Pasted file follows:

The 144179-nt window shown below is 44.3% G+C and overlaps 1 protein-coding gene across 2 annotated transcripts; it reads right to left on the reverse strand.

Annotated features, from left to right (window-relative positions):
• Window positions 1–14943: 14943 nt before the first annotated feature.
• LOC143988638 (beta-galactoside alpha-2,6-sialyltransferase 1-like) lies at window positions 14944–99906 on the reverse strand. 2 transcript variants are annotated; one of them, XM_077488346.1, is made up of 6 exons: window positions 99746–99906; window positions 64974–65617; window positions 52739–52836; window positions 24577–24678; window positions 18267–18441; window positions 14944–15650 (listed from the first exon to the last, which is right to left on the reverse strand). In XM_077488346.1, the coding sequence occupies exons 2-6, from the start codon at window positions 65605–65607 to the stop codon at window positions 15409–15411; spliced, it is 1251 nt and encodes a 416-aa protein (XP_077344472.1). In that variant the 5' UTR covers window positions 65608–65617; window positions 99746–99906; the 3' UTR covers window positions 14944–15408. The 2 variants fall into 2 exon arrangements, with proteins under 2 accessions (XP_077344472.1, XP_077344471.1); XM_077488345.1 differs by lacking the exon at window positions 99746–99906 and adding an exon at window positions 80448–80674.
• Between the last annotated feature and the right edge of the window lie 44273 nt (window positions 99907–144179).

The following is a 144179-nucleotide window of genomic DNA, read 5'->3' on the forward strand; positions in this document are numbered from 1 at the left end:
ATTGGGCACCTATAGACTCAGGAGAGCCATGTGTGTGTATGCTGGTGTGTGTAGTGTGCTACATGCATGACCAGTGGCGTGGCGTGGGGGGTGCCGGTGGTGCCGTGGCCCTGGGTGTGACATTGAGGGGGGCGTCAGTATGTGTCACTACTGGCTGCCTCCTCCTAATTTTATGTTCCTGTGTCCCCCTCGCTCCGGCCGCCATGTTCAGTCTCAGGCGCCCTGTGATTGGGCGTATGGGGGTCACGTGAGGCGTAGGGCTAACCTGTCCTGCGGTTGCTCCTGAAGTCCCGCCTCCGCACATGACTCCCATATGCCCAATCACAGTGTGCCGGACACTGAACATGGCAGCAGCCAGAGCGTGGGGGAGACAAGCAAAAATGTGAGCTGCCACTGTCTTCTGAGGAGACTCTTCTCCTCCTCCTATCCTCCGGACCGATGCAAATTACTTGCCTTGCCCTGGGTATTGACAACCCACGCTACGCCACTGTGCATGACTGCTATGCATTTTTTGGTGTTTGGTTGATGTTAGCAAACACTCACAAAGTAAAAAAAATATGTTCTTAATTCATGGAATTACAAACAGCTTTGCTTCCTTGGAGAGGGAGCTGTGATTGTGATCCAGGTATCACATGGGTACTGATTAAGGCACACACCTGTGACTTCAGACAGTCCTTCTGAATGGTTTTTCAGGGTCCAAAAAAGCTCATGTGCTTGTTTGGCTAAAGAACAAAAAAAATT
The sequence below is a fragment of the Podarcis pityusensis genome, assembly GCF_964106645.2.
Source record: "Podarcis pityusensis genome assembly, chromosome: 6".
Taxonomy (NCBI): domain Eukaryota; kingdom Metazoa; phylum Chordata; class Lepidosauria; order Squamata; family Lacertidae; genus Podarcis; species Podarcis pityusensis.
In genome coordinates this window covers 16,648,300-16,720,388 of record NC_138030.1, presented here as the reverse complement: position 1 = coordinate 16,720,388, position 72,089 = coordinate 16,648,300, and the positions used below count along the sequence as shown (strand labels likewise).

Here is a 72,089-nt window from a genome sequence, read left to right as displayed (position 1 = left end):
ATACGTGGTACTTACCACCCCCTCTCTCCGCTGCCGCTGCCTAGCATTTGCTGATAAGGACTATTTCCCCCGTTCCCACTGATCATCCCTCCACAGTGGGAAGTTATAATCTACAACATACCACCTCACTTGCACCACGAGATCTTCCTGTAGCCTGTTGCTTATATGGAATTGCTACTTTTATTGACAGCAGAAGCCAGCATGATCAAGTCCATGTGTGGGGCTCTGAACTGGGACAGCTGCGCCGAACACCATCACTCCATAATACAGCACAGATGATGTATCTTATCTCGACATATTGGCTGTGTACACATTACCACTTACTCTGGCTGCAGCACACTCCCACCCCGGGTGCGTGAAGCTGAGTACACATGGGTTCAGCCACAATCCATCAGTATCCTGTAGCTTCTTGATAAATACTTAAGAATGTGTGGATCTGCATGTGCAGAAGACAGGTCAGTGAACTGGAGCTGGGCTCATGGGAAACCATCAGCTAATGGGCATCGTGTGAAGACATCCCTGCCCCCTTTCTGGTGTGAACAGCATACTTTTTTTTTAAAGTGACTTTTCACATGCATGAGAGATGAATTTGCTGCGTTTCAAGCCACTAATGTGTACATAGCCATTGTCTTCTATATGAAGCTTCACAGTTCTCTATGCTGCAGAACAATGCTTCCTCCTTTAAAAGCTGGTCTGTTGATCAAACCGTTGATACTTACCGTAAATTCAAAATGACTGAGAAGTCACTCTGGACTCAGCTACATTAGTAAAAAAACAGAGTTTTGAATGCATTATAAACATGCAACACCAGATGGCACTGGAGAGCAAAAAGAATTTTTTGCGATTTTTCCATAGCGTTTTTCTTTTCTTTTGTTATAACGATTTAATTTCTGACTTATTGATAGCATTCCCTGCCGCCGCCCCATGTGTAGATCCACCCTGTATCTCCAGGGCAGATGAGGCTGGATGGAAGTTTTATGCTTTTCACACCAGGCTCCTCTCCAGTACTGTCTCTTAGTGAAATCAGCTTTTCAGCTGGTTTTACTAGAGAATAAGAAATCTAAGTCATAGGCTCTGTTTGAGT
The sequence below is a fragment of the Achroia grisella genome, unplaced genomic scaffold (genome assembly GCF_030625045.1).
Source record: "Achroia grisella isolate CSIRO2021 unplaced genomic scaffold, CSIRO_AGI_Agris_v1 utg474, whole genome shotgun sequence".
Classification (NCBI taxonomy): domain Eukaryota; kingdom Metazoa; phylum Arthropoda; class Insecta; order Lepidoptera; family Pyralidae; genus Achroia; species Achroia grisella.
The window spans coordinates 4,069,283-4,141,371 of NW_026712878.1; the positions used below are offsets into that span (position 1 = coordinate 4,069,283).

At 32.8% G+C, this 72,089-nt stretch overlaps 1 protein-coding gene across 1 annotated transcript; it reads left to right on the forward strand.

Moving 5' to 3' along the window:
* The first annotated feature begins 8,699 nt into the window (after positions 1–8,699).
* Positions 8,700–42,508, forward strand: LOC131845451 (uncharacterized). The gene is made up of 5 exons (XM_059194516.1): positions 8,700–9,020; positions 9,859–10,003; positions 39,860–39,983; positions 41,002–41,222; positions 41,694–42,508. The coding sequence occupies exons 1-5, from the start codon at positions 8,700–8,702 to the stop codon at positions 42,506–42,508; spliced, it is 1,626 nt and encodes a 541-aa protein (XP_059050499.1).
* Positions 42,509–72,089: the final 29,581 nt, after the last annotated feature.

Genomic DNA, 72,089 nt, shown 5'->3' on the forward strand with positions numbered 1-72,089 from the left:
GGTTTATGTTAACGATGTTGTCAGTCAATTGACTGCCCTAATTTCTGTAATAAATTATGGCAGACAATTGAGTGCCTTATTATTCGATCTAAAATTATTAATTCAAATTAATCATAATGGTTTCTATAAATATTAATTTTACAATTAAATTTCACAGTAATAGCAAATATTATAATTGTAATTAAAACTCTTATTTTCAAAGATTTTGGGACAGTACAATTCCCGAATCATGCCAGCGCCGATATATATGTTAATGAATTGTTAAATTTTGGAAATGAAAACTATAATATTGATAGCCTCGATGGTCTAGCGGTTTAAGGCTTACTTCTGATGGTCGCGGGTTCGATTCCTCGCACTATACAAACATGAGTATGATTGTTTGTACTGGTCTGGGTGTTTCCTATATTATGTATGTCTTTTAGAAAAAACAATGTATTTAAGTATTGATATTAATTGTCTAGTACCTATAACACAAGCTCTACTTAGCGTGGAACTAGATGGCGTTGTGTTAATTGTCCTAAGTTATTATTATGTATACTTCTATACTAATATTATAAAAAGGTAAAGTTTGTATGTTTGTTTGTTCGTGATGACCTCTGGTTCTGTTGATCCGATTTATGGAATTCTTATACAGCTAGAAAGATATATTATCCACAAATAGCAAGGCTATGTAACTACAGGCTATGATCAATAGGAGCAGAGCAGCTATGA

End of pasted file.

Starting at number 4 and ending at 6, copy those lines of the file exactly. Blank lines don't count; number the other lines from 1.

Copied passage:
• LOC143988638 (beta-galactoside alpha-2,6-sialyltransferase 1-like) lies at window positions 14944–99906 on the reverse strand. 2 transcript variants are annotated; one of them, XM_077488346.1, is made up of 6 exons: window positions 99746–99906; window positions 64974–65617; window positions 52739–52836; window positions 24577–24678; window positions 18267–18441; window positions 14944–15650 (listed from the first exon to the last, which is right to left on the reverse strand). In XM_077488346.1, the coding sequence occupies exons 2-6, from the start codon at window positions 65605–65607 to the stop codon at window positions 15409–15411; spliced, it is 1251 nt and encodes a 416-aa protein (XP_077344472.1). In that variant the 5' UTR covers window positions 65608–65617; window positions 99746–99906; the 3' UTR covers window positions 14944–15408. The 2 variants fall into 2 exon arrangements, with proteins under 2 accessions (XP_077344472.1, XP_077344471.1); XM_077488345.1 differs by lacking the exon at window positions 99746–99906 and adding an exon at window positions 80448–80674.
• Between the last annotated feature and the right edge of the window lie 44273 nt (window positions 99907–144179).

The following is a 144179-nucleotide window of genomic DNA, read 5'->3' on the forward strand; positions in this document are numbered from 1 at the left end: